Morris Graves, an American painter who died last spring at the age of 90, told a close friend that of his many paintings over the years, perhaps five or six were good. "And they painted themselves," Graves said. "The rest were by Morris Graves."
This was another affirmation of the many testimonies I came across while writing "Expect a Miracle," and later in "Creating From the Spirit," about the mystery and miracle of artistic creation. Painters, sculptors, writers, and musicians throughout the ages have declared their feeling that some of their best work seemed to have "come through" them or sprung fully blown through brush, pen, or piano keys, rather than having been consciously created by their own effort.
|Painters, sculptors, writers, and musicians throughout the ages have declared their feeling that some of their best work seemed to have "come through" them.|
Just as Graves said his best works "painted themselves," the great German poet Rainer Maria Rilke said certain poems seemed "dictated" to him. He wrote to a friend that "in the way they arose and imposed themselves on me, the 'Sonnets to Orpheus' are perhaps the most mysterious, most enigmatic dictation I have ever endured and achieved; the whole first part was written in a single breathless obedience, between the 2nd and 5th of February 1922, without one word being in doubt or having to be changed." Acknowledging the miraculous nature of such an experience, Rilke said, "How can one help growing in reverence and endless gratitude, through such experiences."
I myself have had times when a piece of writing seemed to come "through me" rather than "from me." It was clear that it was a gift from God or Spirit or whatever concept one has for the Holy or Divine, for the creative power of the universe greater than ourselves.
Dan Wakefield can be reached at his website. His books include "How Do We Know When It's God?" and "Returning: A Spiritual Journey (Slylight Paths)."
The first time it happened, I was a self-proclaimed atheist at Columbia. After writing a story in my dorm room, I looked up to see that it was light outside. I realized that I'd written all night--more and better than I ever had--and in a kind of outpouring of a narrative I didn't know before I sat down. I felt such awe and gratitude that I got to my knees and said a prayer of thanks.
The best description I've heard of this phenomenon came from the San Francisco sculptor Ann Honig Nadel, who told me, "I think creating art is God's gift--it's not the skills. You have to work to learn the skills first, but then you come to a point where something else takes over, where something is coming out of you that's not you."
|I think creating art is God's gift. |
Ann Honig Nadel
What comes out "that's not
you" seems to me the most profound proof that there is something beyond us, some power or Spirit that acts on and through us, something beyond our five senses and our learned skills.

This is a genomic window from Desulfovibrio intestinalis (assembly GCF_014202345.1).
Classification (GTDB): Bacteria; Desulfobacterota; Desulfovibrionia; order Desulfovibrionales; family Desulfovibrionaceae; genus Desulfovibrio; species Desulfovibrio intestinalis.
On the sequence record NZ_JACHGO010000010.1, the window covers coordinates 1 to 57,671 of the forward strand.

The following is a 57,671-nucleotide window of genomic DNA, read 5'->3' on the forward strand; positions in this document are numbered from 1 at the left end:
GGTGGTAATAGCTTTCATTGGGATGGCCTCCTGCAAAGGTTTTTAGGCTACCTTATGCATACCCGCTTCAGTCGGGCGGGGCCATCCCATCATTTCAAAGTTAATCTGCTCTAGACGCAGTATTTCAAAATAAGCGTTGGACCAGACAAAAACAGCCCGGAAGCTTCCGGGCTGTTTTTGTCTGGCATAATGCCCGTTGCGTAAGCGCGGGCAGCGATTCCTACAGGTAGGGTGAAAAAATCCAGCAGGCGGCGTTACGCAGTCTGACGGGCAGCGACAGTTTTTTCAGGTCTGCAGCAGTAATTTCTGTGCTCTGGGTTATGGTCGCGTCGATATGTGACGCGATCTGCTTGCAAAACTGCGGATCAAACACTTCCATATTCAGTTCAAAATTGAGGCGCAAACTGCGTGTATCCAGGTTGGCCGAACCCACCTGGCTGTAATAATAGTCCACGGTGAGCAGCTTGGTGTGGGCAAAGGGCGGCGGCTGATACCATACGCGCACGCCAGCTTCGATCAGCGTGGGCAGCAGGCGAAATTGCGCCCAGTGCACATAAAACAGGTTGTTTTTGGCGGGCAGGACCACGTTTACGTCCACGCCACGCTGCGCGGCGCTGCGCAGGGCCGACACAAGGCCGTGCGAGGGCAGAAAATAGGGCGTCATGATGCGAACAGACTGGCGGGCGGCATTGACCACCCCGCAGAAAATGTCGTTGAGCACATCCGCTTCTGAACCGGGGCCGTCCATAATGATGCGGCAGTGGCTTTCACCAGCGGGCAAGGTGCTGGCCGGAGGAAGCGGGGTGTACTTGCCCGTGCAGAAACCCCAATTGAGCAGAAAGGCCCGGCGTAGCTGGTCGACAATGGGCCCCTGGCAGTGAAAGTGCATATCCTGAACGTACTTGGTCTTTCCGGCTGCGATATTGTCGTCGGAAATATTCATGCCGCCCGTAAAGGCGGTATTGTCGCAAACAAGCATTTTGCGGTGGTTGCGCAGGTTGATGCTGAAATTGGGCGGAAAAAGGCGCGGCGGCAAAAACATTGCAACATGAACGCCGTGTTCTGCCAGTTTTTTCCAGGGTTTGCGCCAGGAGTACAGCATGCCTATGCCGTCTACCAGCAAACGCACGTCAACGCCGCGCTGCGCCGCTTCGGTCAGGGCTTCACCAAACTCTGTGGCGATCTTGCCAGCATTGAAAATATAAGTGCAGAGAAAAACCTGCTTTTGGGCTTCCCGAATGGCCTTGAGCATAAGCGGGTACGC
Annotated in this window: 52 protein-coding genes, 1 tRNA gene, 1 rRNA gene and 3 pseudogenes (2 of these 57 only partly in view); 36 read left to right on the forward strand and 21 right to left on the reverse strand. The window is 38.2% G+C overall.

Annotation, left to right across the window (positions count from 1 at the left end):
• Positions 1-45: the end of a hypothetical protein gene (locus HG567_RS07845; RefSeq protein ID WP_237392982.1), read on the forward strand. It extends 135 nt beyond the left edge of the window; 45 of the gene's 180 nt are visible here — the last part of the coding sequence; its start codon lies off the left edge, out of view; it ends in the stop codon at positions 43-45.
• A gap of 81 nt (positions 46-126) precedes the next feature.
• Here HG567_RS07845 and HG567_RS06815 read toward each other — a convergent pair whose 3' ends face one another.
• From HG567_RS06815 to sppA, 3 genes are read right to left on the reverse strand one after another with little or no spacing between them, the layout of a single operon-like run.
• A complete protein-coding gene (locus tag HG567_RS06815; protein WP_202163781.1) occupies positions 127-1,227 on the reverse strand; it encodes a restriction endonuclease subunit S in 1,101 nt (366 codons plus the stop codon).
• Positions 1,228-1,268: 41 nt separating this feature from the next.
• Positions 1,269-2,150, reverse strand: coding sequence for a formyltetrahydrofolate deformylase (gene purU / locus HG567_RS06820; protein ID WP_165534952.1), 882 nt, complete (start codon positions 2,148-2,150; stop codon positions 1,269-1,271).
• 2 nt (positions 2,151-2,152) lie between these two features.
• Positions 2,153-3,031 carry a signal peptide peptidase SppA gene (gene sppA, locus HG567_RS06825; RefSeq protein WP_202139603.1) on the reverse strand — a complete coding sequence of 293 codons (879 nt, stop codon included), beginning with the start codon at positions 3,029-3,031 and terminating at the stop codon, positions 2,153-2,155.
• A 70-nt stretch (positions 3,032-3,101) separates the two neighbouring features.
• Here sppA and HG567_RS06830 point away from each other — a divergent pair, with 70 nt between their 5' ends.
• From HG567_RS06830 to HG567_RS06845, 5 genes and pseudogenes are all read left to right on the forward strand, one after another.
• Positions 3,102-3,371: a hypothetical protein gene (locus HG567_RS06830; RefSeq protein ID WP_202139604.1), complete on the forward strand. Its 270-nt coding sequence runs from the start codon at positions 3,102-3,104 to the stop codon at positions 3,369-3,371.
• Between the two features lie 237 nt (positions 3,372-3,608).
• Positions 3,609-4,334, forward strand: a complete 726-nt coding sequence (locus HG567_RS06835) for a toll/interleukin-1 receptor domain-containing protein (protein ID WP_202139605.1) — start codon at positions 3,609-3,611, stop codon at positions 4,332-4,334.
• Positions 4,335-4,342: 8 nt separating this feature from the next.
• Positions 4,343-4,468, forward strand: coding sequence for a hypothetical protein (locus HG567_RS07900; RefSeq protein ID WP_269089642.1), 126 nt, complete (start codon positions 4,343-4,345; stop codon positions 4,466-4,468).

In "The Secular Journal of Thomas Merton," the Trappist monk and author wrote, "When William Blake told somebody his poems were dictated to him by the angels, he did not mean that all other poetry was merely written by men, and was therefore inferior to his own. On the contrary, he meant that all good poetry was dictated by the angels, and that he himself could not claim any particular praise for the poems he had written because they were not exclusively his own."
This perspective acknowledges that we may be more like transmitters than creators of art. Yet the very idea of giving credit to something beyond ourselves seems almost quaint and archaic in our present era. In today's American culture, self-promotion is a key to success; self-aggrandizement, an admired asset. Perhaps it started with Norman Mailer, who trumpeted his own approach in the very title of his early book "Advertisements for Myself." Mailer became a model for literary wannabes.
Making headlines by such "existential acts" as stabbing his wife, championing the release of a prison inmate who then committed murder, getting into fist fights, running for mayor of New York City, all enhanced Mailer's "image" as a celebrity and boosted popularity and sales of his increasingly bombastic prose.
Following that example, Hunter Thompson made his abuse of drugs and alcohol an advertisement for his work, creating a persona of debauchery that became his trademark, a popular brand that helped sell his books and enabled him to publish non-books like the one based on fragments of the novel he was never able to complete.
|The very idea of giving credit to something beyond ourselves seems almost quaint and archaic in our present era.|
Thompson also emulated Mailer by running for public office as sheriff of his community. Fortunately for the citizenry, each writer's campaign was successful only in gaining him further notoriety, rather than getting him elected--but that was the idea.
The importance of personal image and its promotion was recently displayed in the pages of The New Yorker magazine, whose summer "debut" fiction by new writers has been accompanied by full-page, full-color photos of the authors, who have all turned out so far to be either beautiful young women in glamorous clothing (one debut author, identified as an editorial assistant at The New Yorker, is pictured wearing a beautiful gown while sitting on a lush oriental rug in her Manhattan apartment) or handsome young men looking firm-jawed and hip. It occurred to me that Eudora Welty and Flannery O'Connor were lucky they did not have to meet The New Yorker's standards of physical beauty and stylish attire to get their first stories published. If that were the case, we might never have had the chance to appreciate the beauty of their work.
To reparaphrase Wordsworth for the values of the new millennium: "Milton! Thou shouldst not
be living at this hour." Those blind eyes wouldn't look good in a full color photograph.